The LA Times ran an article “Feeling distressed about climate change? Here’s how to manage it.” Yet their so-called solutions seemed to come to a screeching halt at processing grief. Let’s expand on that …
I’ve been “feeling distressed about climate change” for over 20 years. Those feelings of distress are what launched all this change-making, all the books, all the projects. In other words, we can transform distress into a powerful catalyst for creating positive change.
Yes, there is grief. Yes, there are deep emotions — including the love mentioned nearly as an afterthought by the LATimes article.
But an outpouring of those emotions — through action, through community connections, through building the world we wish to see — can be a powerful release.
In fact, when I hole up in my house and don’t get “out there,” I feel even greater distress. The distress builds up, like water stopped up behind a blockage in the garden hose. I spiral in, I read more downer news stories, and I get even more distressed.
Action is cleansing. Action is invigorating. Action is productive and purposeful — and at the end of the day, when you finish with action, there’s something more-positive loose within the world.
So, if I were rewriting that LATimes article, I’d say something like this.
Five things you can do to manage that distress:
- Feel the emotions – Yes, try the things in that LATimes article. But see also The Work that Reconnects (Joanna Macy) and Awakening the Dreamer (Pachamama) – both have free sections to their offerings as well as paid.
- Go on a media diet – (of course the LATimes wouldn’t recommend this one). Restrict your intake of bad news. Studies now show that “too much news” is a bad thing for us psychologically and physically. Our psyche wasn’t developed to cope with a 24/7/365 news cycle. Turn off the TV and the radio news. Install technology blockers on your web browser. … I use the StayFocusd extension for Chrome to limit the hours during which I can access mainstream news sites. I set the timer so that it blocks me from accessing mainstream news sites every morning, from the time that I wake up until noon. This preserves a block of media-free hours during which I can create, work, and otherwise breathe.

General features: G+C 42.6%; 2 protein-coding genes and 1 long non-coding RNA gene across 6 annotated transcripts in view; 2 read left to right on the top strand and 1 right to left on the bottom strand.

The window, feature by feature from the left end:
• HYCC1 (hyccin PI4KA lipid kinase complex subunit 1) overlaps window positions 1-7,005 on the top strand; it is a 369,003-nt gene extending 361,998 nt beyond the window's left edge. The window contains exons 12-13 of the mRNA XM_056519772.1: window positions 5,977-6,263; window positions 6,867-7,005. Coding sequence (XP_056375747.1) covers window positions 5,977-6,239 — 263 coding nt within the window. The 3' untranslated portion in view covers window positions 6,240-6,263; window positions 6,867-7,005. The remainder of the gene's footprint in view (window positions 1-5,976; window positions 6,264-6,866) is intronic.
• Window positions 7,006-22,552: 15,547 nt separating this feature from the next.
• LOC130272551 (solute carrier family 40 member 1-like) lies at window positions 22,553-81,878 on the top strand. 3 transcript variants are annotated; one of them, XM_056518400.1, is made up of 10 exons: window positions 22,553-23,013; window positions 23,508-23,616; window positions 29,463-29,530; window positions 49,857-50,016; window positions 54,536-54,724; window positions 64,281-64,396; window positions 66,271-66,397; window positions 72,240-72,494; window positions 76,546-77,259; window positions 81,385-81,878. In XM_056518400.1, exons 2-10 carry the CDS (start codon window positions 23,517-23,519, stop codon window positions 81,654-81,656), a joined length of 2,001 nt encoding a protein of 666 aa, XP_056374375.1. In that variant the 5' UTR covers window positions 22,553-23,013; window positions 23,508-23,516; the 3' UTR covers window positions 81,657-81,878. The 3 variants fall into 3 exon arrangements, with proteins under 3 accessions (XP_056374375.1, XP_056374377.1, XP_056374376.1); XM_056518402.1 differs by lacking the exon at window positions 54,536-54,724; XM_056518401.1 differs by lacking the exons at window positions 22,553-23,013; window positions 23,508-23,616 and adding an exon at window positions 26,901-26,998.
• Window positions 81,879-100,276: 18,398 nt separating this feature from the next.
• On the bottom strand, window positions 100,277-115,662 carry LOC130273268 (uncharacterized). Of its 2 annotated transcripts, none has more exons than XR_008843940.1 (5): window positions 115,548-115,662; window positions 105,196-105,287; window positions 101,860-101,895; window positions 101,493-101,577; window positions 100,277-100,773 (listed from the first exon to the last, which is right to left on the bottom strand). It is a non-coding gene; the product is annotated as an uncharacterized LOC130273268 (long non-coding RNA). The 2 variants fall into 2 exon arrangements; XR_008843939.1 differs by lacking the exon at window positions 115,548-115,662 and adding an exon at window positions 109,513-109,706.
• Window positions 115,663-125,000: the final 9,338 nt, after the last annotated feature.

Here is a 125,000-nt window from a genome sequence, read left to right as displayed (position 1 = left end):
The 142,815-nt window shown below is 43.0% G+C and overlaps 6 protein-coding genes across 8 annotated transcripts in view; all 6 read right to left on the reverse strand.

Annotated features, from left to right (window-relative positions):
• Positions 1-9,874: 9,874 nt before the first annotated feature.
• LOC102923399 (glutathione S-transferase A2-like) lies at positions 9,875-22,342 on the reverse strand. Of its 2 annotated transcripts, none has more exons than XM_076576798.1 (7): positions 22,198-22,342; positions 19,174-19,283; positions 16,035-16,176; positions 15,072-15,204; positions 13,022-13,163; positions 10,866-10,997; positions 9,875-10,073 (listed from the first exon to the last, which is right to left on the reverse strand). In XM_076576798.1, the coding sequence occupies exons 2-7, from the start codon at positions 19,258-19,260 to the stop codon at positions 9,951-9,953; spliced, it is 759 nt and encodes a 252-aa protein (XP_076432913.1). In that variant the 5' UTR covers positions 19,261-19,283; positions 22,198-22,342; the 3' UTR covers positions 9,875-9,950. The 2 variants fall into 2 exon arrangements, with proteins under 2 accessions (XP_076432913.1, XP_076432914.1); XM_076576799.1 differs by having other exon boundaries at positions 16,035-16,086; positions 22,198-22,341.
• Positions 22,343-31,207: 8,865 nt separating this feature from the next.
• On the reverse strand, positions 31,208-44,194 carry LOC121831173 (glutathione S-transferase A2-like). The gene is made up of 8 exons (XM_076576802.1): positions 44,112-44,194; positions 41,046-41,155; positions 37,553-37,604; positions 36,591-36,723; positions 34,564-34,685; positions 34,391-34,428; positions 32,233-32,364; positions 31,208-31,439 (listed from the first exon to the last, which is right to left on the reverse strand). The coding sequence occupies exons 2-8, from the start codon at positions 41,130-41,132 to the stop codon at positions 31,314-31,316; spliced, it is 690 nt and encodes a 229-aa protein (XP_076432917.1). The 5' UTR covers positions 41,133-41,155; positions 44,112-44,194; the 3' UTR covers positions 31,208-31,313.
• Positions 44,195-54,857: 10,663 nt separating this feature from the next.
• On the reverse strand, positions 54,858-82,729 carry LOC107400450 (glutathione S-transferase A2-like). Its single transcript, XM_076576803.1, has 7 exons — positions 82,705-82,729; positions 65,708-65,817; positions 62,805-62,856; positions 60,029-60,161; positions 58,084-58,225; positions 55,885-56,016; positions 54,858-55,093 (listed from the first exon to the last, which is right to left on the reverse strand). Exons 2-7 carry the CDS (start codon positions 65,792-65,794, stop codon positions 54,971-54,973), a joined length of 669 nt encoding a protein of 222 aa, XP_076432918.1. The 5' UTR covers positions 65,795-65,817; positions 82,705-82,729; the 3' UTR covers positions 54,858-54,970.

- Get out and touch the earth. Garden. Take a hike. Jump in a lake. Roll in the snow. Touch nature and feel her glory. Breathe deep. Allow Life to fill you. Carve out time in your calendar and make this a regular and sacred thing.
- Make personal change. Personal change is empowering, you feel like you’re doing something. You’re contributing to a better future. So, go set up your composter. Line up your cloth bags by the car keys. Assemble a reusable travel set (mug, fork, and spoon) so that you can decline single-use items. Ditch bottled water. Plant a garden for butterflies and pollinators. For plenty more suggestions, subscribe to my climate action tips. A funny thing happens: as you implement one change, another occurs to you and you feel driven to do that one too. Evolution has begun!
- Join a community of change-makers. Find like-minded people who are doing cool stuff. volunteer for worthy causes. Plant trees with TreePeople. Harvest backyard trees with Food Forward. Help rebuild The Learning Garden. Join in the fun at a community garden near you. As you connect with people who are making positive changes, you’ll realize how MUCH positive there is going on out there. You’ll rejoice at building great stuff … and meanwhile you’ll be helping to build the world you dream of.
And you could always take a free Permaculture class (links at bottom of my Permaculture observation post). Follow the great tips put out by Story of Stuff. Or take the free portion of Kiss the Ground‘s coursework.
So, don’t stop with the limited suggestions offered by the LATimes. Go big, get out there — and through positive action, I guarantee you’ll feel a whole lot better.
Image: Neko at PicsArt